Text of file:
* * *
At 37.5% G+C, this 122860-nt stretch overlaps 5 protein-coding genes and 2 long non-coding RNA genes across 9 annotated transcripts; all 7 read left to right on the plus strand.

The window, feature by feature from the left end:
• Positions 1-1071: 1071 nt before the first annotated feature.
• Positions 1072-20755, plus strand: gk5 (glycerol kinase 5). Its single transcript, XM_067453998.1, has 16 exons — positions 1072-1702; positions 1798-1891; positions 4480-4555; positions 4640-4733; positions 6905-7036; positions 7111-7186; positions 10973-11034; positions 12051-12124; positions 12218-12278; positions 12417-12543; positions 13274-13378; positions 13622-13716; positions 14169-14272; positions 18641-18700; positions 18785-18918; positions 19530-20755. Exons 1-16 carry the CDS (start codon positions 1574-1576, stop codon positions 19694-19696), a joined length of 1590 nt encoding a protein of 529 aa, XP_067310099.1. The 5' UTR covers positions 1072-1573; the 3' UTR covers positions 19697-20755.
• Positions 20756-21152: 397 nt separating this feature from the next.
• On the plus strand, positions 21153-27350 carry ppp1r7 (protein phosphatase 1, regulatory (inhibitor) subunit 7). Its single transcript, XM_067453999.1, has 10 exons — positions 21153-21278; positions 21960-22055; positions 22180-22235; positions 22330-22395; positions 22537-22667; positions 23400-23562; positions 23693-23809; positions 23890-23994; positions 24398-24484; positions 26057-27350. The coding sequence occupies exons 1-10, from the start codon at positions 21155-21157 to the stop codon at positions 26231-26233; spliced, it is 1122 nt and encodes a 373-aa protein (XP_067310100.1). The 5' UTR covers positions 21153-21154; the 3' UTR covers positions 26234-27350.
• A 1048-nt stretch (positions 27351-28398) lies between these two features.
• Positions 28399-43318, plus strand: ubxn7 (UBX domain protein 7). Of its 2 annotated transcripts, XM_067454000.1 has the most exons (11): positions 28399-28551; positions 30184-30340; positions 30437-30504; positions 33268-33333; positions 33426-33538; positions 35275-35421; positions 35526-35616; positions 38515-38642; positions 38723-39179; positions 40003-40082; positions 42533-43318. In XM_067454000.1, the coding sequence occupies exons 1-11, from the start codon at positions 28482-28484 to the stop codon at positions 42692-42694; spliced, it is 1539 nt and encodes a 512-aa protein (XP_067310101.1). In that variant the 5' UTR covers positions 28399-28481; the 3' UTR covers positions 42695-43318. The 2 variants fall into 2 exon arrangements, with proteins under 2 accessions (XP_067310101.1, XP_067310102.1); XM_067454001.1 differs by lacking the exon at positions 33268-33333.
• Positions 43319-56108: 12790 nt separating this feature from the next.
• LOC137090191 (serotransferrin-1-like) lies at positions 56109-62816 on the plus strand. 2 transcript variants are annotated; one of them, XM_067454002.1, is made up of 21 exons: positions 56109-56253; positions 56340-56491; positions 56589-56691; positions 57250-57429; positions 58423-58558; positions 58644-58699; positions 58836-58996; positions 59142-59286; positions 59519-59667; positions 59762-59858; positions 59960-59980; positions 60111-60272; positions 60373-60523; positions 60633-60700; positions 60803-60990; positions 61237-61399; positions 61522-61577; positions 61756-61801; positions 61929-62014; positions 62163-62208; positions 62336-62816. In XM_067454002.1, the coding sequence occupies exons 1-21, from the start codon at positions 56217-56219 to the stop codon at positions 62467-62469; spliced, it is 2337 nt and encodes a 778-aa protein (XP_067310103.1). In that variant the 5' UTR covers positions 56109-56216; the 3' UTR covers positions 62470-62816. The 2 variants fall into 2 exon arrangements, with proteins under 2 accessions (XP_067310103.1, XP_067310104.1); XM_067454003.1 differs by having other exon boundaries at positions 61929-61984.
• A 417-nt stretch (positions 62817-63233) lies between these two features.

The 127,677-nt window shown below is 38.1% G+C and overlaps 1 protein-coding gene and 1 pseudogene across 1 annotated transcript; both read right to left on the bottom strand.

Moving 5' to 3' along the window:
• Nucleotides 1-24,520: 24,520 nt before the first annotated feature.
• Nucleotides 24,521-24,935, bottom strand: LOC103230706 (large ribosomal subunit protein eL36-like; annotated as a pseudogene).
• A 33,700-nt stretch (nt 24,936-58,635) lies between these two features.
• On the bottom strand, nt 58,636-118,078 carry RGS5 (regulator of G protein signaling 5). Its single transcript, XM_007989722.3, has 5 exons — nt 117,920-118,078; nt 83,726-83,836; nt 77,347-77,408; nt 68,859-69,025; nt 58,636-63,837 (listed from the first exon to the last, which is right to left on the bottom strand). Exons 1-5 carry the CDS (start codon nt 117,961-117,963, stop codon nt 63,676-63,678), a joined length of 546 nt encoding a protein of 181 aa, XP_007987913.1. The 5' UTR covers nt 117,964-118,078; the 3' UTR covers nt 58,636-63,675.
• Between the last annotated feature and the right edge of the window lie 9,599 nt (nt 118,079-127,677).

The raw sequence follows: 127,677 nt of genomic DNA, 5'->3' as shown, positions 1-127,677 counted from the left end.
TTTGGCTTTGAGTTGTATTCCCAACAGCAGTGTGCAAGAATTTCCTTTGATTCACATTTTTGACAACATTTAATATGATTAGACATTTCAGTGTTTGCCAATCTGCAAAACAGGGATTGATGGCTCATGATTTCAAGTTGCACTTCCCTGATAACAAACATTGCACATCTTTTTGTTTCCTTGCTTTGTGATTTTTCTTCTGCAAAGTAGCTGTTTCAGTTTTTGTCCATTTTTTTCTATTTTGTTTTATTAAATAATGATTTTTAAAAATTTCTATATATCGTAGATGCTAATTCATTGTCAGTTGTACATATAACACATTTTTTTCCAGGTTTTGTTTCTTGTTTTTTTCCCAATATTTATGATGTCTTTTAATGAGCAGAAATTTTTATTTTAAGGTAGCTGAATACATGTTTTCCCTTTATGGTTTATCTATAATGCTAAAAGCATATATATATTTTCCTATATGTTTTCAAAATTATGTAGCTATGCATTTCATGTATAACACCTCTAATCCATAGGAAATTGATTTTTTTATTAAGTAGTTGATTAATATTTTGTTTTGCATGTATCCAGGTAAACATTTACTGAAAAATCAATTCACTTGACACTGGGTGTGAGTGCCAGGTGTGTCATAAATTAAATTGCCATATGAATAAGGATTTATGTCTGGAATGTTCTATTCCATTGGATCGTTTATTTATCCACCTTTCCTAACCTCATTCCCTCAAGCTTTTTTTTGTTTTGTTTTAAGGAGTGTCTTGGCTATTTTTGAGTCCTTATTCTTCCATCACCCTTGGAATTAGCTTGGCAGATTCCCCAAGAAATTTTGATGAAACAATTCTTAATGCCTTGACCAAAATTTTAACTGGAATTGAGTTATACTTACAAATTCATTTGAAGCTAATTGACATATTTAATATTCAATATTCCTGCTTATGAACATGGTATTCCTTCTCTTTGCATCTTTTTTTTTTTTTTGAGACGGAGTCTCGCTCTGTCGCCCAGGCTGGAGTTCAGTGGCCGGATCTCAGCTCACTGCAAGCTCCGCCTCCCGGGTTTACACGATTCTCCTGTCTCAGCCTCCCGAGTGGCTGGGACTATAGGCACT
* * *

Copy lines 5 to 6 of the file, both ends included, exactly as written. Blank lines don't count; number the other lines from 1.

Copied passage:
• Positions 20756-21152: 397 nt separating this feature from the next.
• On the plus strand, positions 21153-27350 carry ppp1r7 (protein phosphatase 1, regulatory (inhibitor) subunit 7). Its single transcript, XM_067453999.1, has 10 exons — positions 21153-21278; positions 21960-22055; positions 22180-22235; positions 22330-22395; positions 22537-22667; positions 23400-23562; positions 23693-23809; positions 23890-23994; positions 24398-24484; positions 26057-27350. The coding sequence occupies exons 1-10, from the start codon at positions 21155-21157 to the stop codon at positions 26231-26233; spliced, it is 1122 nt and encodes a 373-aa protein (XP_067310100.1). The 5' UTR covers positions 21153-21154; the 3' UTR covers positions 26234-27350.